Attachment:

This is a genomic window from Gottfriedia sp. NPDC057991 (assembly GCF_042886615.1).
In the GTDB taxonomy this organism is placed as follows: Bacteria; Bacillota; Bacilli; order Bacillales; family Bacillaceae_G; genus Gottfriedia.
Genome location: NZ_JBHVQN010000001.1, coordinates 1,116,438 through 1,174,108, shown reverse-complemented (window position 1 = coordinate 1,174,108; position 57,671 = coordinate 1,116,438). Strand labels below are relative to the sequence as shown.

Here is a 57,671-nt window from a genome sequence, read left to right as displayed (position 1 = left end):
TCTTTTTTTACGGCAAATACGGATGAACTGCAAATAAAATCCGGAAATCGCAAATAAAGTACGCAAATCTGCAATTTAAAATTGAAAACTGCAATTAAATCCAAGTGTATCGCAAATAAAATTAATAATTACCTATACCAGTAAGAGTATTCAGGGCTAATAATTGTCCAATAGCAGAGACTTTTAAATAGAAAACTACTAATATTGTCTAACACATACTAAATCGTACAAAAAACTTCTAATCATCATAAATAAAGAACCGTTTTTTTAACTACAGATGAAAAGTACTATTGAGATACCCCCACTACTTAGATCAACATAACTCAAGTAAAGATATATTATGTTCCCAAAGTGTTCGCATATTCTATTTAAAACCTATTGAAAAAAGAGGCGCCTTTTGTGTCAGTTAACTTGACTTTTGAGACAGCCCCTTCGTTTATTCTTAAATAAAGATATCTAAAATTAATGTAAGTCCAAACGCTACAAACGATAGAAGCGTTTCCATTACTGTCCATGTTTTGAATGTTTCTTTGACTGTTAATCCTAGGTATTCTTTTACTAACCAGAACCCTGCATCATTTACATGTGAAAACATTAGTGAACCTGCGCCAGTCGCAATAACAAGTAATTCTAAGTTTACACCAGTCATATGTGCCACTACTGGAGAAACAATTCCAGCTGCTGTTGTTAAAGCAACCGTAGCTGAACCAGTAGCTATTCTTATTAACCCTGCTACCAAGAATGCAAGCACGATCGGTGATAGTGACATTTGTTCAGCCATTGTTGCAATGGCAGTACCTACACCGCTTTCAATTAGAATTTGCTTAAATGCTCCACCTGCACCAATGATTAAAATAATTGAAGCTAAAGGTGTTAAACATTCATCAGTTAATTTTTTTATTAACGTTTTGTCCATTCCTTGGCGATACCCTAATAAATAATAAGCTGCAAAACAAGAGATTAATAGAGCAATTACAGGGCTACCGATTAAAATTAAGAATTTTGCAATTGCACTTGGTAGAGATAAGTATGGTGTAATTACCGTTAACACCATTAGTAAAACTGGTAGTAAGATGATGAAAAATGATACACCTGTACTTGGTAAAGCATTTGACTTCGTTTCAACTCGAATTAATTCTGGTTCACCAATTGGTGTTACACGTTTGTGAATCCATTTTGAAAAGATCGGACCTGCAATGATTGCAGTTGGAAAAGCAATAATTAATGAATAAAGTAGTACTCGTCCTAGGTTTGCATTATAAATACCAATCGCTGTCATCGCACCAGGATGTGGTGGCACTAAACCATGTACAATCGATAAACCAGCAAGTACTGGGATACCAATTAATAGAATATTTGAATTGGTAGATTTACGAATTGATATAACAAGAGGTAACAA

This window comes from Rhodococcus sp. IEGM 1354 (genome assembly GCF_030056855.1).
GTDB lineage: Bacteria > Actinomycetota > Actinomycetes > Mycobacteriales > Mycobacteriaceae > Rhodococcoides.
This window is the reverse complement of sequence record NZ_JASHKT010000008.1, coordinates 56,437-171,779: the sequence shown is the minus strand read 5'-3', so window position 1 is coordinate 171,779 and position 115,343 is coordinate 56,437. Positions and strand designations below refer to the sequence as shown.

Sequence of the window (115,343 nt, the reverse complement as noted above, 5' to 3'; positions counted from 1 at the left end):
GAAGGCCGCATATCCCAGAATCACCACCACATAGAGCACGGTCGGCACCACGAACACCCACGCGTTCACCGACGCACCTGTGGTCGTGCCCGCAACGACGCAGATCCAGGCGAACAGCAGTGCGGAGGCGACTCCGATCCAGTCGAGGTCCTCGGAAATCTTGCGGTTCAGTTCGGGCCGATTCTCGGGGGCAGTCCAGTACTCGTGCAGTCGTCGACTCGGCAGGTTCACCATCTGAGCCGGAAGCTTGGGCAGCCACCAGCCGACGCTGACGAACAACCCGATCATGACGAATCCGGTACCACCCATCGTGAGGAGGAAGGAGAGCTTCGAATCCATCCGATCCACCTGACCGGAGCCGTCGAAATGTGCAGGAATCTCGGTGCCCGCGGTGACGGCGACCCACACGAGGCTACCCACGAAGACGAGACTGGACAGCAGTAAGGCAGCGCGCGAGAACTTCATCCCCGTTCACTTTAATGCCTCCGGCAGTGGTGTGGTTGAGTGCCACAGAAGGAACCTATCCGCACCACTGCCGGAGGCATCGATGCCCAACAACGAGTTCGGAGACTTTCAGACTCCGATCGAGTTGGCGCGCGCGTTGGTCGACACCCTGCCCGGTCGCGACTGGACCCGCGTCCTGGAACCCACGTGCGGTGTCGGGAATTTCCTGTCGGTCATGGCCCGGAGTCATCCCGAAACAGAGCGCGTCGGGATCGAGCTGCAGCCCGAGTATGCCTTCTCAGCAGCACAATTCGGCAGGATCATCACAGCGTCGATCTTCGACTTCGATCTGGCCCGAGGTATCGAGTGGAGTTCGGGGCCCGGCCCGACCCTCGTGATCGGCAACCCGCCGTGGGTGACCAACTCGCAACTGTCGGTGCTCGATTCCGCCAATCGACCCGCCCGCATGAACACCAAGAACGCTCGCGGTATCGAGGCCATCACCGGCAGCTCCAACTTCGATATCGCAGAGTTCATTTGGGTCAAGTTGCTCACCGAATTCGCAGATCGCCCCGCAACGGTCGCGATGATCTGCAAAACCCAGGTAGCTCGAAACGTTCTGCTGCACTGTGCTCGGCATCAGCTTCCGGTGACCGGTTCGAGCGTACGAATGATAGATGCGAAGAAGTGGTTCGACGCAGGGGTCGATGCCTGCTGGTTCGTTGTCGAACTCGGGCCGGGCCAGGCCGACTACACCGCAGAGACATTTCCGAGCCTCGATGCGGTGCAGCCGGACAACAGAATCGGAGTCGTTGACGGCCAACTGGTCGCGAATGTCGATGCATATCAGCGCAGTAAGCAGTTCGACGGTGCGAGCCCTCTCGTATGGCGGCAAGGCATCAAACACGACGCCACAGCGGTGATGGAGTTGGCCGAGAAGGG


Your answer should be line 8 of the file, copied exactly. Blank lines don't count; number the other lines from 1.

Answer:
This window is the reverse complement of sequence record NZ_JASHKT010000008.1, coordinates 56,437-171,779: the sequence shown is the minus strand read 5'-3', so window position 1 is coordinate 171,779 and position 115,343 is coordinate 56,437. Positions and strand designations below refer to the sequence as shown.